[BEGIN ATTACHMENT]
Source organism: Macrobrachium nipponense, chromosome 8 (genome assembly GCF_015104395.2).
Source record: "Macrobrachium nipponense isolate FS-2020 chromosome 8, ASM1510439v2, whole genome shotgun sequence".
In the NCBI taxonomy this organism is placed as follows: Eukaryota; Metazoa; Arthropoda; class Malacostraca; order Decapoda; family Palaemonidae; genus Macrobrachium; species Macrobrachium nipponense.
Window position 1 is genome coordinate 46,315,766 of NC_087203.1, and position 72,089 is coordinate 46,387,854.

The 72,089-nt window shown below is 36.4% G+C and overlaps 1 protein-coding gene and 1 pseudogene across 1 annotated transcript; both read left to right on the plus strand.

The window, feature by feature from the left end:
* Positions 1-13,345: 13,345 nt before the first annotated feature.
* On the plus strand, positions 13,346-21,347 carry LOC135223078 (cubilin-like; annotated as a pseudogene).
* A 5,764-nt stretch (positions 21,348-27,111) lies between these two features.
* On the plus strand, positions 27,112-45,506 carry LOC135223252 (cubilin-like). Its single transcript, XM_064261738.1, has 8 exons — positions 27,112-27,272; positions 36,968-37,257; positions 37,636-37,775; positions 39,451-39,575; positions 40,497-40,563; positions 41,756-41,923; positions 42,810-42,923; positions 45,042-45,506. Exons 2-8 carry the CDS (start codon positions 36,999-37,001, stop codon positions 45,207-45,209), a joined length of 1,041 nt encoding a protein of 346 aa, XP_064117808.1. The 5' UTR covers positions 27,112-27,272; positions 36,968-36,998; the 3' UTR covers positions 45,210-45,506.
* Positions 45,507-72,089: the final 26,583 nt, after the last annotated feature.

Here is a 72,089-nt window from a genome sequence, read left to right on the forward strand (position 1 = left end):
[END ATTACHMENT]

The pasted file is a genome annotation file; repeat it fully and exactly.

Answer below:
Source organism: Macrobrachium nipponense, chromosome 8 (genome assembly GCF_015104395.2).
Source record: "Macrobrachium nipponense isolate FS-2020 chromosome 8, ASM1510439v2, whole genome shotgun sequence".
In the NCBI taxonomy this organism is placed as follows: Eukaryota; Metazoa; Arthropoda; class Malacostraca; order Decapoda; family Palaemonidae; genus Macrobrachium; species Macrobrachium nipponense.
Window position 1 is genome coordinate 46,315,766 of NC_087203.1, and position 72,089 is coordinate 46,387,854.

The 72,089-nt window shown below is 36.4% G+C and overlaps 1 protein-coding gene and 1 pseudogene across 1 annotated transcript; both read left to right on the plus strand.

The window, feature by feature from the left end:
* Positions 1-13,345: 13,345 nt before the first annotated feature.
* On the plus strand, positions 13,346-21,347 carry LOC135223078 (cubilin-like; annotated as a pseudogene).
* A 5,764-nt stretch (positions 21,348-27,111) lies between these two features.
* On the plus strand, positions 27,112-45,506 carry LOC135223252 (cubilin-like). Its single transcript, XM_064261738.1, has 8 exons — positions 27,112-27,272; positions 36,968-37,257; positions 37,636-37,775; positions 39,451-39,575; positions 40,497-40,563; positions 41,756-41,923; positions 42,810-42,923; positions 45,042-45,506. Exons 2-8 carry the CDS (start codon positions 36,999-37,001, stop codon positions 45,207-45,209), a joined length of 1,041 nt encoding a protein of 346 aa, XP_064117808.1. The 5' UTR covers positions 27,112-27,272; positions 36,968-36,998; the 3' UTR covers positions 45,210-45,506.
* Positions 45,507-72,089: the final 26,583 nt, after the last annotated feature.

Here is a 72,089-nt window from a genome sequence, read left to right on the forward strand (position 1 = left end):